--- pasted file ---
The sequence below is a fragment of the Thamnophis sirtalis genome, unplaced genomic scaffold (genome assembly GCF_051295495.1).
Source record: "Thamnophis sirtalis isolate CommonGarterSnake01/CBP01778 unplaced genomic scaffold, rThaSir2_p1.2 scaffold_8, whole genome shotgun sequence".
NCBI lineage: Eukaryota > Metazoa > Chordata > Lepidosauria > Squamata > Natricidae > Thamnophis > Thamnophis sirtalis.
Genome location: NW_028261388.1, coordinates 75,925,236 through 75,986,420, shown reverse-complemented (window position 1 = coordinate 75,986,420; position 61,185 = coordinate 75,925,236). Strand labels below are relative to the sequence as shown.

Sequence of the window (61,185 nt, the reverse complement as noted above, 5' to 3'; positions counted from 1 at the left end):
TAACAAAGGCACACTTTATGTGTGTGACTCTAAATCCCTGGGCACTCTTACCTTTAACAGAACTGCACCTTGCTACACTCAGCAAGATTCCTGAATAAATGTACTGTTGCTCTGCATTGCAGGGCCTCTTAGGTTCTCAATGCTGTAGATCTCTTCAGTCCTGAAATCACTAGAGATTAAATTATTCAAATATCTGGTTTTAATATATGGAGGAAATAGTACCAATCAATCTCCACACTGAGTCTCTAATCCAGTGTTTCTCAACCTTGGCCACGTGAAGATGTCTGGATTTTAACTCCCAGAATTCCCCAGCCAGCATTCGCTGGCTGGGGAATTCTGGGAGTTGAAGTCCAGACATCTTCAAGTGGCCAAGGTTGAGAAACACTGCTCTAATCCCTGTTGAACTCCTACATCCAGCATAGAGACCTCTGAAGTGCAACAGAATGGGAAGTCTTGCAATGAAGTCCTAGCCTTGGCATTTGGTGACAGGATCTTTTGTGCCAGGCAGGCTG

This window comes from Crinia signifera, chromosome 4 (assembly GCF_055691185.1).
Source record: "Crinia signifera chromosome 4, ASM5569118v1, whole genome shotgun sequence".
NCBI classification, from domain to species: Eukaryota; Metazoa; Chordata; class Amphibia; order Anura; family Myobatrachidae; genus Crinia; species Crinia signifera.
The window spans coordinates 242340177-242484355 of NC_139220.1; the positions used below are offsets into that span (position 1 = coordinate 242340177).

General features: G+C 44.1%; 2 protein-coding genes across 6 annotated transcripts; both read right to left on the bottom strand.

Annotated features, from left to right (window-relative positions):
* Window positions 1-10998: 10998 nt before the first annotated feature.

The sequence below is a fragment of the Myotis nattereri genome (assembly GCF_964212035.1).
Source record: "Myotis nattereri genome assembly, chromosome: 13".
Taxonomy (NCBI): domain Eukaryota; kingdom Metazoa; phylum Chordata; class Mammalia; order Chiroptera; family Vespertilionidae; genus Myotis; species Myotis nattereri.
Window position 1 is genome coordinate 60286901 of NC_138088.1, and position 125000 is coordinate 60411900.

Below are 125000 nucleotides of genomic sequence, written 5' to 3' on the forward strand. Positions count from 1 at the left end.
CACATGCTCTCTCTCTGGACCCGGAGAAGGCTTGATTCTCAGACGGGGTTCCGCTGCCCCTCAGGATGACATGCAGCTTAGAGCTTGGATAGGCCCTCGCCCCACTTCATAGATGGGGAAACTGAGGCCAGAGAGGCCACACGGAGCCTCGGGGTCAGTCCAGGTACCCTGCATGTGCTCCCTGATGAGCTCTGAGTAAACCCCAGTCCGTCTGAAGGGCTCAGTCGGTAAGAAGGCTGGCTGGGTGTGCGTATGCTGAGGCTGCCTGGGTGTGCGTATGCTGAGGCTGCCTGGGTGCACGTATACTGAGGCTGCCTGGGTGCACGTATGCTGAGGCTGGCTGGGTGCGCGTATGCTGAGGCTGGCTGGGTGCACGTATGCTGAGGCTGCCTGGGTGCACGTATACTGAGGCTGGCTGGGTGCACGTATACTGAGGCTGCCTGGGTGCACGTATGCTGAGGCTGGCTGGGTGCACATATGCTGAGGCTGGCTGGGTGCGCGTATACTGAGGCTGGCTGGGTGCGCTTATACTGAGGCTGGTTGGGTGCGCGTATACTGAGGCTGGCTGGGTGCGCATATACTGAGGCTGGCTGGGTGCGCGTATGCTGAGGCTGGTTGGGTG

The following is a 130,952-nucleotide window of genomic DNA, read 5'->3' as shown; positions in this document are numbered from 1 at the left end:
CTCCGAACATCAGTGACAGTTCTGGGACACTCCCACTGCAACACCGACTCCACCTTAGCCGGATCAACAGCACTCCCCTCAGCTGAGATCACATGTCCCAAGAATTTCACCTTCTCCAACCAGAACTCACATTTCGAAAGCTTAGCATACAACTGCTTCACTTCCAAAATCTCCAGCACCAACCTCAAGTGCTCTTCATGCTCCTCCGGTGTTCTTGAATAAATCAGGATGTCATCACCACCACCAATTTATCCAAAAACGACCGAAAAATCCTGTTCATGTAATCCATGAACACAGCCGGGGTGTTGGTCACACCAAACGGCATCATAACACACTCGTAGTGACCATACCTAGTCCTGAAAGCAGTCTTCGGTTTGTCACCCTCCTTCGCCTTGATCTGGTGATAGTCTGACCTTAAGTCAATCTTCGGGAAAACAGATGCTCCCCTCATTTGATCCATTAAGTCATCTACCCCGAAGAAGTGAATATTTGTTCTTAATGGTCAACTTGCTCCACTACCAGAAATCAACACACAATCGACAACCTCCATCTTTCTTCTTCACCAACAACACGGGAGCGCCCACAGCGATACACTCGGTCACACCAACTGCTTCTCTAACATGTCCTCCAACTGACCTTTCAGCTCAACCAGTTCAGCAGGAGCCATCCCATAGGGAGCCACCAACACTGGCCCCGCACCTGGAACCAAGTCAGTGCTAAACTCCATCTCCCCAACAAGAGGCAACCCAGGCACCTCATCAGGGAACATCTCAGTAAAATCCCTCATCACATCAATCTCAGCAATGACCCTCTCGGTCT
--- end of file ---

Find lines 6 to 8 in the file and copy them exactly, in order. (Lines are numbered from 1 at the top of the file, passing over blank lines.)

TAACAAAGGCACACTTTATGTGTGTGACTCTAAATCCCTGGGCACTCTTACCTTTAACAGAACTGCACCTTGCTACACTCAGCAAGATTCCTGAATAAATGTACTGTTGCTCTGCATTGCAGGGCCTCTTAGGTTCTCAATGCTGTAGATCTCTTCAGTCCTGAAATCACTAGAGATTAAATTATTCAAATATCTGGTTTTAATATATGGAGGAAATAGTACCAATCAATCTCCACACTGAGTCTCTAATCCAGTGTTTCTCAACCTTGGCCACGTGAAGATGTCTGGATTTTAACTCCCAGAATTCCCCAGCCAGCATTCGCTGGCTGGGGAATTCTGGGAGTTGAAGTCCAGACATCTTCAAGTGGCCAAGGTTGAGAAACACTGCTCTAATCCCTGTTGAACTCCTACATCCAGCATAGAGACCTCTGAAGTGCAACAGAATGGGAAGTCTTGCAATGAAGTCCTAGCCTTGGCATTTGGTGACAGGATCTTTTGTGCCAGGCAGGCTG

This window comes from Crinia signifera, chromosome 4 (assembly GCF_055691185.1).
Source record: "Crinia signifera chromosome 4, ASM5569118v1, whole genome shotgun sequence".